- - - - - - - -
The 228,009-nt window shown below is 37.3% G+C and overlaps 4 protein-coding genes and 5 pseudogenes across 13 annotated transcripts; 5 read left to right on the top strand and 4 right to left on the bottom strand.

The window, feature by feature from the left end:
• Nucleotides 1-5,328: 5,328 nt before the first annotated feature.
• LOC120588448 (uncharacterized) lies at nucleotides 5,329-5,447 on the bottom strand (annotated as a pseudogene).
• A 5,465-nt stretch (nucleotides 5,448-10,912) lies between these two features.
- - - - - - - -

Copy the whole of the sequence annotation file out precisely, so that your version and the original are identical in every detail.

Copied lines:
The 228,009-nt window shown below is 37.3% G+C and overlaps 4 protein-coding genes and 5 pseudogenes across 13 annotated transcripts; 5 read left to right on the top strand and 4 right to left on the bottom strand.

The window, feature by feature from the left end:
• Nucleotides 1-5,328: 5,328 nt before the first annotated feature.
• LOC120588448 (uncharacterized) lies at nucleotides 5,329-5,447 on the bottom strand (annotated as a pseudogene).
• A 5,465-nt stretch (nucleotides 5,448-10,912) lies between these two features.